Non-native species, specifically brown and rainbow trout, compete with brook trout for access to cool water and food resources. Although the DEC plans to monitor what other fish live in these ponds, the presence of rainbow and brown trout could hinder the likelihood of the brook trout’s survival.
Habitat fragmentation is another battle the fish have to face. Wiltse explains that the natural range of brook trout in the Adirondacks has contracted over time, as man-made culverts and dams prohibit fish from traveling to safely spawn or access colder tributaries.
In the Ausable watershed alone, Wiltse and his team have assessed hundreds of culverts for fish passage, ranking them for their severity and working to replace the ones that seriously impede migration. He mentions that if the ponds have similar engineered structures, this could affect brook trout.
“In the summertime when it gets warm and a fish wants to move … the fish can’t make it up into that culvert and then swim through it to find that cool water,” he said.
Finding that cool water is key, albeit increasingly difficult, in the face of global warming. Like Stager mentioned, rising water temperatures pose the biggest threat to brook trout. The little fish thrive in cold, well-oxygenated water and are extremely sensitive to even the slightest of temperature changes. Unfortunately, climate change is inevitably warming the park’s waterways – presumably these ponds are no exception.
“We should be excited about their recovery, but the next battle for these fish is going to be climate change,” Wiltse said. “That’s going to be the next step in making sure that these fish that are now recovering from acid rain, or the ones that have been here all along, stay here in the long run as our planet warms.”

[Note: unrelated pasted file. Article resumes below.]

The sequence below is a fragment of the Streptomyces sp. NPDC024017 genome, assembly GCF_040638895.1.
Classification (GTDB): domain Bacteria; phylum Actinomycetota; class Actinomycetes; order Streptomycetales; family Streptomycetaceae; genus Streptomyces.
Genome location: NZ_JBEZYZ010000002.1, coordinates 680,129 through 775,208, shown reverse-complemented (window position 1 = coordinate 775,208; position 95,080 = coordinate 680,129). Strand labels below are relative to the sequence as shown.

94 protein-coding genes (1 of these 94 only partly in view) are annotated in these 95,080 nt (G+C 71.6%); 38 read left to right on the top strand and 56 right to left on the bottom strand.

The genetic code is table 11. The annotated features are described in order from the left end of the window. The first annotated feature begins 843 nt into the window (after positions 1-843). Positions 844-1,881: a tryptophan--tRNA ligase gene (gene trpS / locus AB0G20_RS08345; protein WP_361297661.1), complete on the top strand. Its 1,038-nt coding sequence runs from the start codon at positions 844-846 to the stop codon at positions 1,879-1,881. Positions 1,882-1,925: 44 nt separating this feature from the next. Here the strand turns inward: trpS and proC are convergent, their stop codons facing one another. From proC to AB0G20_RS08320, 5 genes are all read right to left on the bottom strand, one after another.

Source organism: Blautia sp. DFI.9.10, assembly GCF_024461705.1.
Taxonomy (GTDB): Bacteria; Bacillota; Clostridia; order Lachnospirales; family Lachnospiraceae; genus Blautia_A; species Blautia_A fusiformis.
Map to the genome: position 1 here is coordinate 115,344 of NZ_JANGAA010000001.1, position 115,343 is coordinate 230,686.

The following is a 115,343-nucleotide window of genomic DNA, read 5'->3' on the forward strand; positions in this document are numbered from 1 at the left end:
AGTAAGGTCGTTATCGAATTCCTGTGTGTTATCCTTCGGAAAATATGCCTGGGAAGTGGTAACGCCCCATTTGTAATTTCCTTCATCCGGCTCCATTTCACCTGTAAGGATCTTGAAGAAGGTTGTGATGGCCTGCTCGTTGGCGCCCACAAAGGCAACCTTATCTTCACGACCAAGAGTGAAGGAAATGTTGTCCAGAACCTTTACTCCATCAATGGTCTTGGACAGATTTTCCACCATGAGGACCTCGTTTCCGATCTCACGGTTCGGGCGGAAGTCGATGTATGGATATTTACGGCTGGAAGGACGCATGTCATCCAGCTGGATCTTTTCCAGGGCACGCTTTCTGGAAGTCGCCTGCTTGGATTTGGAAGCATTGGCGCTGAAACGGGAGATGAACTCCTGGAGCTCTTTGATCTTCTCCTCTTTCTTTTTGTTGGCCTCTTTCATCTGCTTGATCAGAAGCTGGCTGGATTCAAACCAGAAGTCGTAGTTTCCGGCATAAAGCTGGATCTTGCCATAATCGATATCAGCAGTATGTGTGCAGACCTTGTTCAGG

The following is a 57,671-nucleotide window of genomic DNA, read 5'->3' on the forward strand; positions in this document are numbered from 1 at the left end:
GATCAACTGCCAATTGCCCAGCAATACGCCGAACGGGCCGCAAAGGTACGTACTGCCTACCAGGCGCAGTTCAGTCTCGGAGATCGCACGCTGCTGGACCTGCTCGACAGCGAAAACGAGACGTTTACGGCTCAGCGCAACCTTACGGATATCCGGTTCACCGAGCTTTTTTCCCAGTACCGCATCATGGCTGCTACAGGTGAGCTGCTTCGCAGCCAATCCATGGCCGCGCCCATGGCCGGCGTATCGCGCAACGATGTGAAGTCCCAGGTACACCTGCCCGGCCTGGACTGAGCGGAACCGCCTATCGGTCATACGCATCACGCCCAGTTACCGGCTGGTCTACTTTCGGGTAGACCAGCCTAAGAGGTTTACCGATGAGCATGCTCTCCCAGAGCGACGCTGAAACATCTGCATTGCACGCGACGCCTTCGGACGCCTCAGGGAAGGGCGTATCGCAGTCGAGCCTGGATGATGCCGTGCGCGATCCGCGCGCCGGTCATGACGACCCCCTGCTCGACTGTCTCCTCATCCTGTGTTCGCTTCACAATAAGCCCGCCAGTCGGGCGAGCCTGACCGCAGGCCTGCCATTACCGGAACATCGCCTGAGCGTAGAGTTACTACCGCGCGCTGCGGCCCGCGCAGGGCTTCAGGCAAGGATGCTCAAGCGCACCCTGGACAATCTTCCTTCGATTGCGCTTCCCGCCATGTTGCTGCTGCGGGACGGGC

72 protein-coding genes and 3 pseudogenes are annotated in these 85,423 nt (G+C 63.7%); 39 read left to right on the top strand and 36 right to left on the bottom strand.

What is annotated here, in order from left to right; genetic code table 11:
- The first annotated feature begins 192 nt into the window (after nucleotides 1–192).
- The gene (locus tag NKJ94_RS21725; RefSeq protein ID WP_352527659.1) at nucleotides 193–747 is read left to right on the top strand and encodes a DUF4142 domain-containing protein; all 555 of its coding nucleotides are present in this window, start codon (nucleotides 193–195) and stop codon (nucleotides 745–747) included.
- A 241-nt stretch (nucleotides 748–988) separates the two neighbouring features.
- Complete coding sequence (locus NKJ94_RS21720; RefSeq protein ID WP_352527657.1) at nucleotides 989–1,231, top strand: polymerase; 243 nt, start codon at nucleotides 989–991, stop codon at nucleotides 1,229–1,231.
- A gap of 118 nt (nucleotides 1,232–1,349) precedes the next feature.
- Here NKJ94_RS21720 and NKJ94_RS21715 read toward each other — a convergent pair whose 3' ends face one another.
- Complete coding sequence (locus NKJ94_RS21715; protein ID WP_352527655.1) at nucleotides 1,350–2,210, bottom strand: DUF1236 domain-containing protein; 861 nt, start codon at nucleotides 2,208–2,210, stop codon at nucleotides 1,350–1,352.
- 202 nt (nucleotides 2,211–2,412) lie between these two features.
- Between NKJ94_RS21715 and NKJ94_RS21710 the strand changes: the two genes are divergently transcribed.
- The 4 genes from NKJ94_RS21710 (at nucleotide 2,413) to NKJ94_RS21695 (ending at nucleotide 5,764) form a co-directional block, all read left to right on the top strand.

All three of these challenges have one common denominator: humans. Like acid rain, people are responsible for stocking non-native species that continue to displace the brook trout, as they are for building culverts and contributing to climate change.
Advocates and scientists are hopeful that people recognize their part in brook trout conservation moving forward and, in the case of revitalizing populations in these 13 ponds, will support the comeback.
Currently, the DEC does not intend to promote the names of the specific ponds to avoid disruption in angling habits in hopes of protecting the integrity of data collection.
But conservationists, like Ross at Trout Power, believe that educating the public and telling the story of the fish’s tumultuous journey back to health in the Adirondacks can help them see their role in the trout’s success. Even anglers – who Ross argues are largely more interested in trout conservation than just “reaping the fish’s bounty” – see their value as more than a commodity. Whether it’s through signage at the ponds or outreach, he said, these sentiments need to be communicated to the public.
“You’re not going to change people’s actions without telling a story,” Ross said. “It really comes down to what people will do that will affect the future.”
CORRECTION: This story has been altered to delete a partial quote that mistakenly attributed loss of genetic diversity to inbreeding.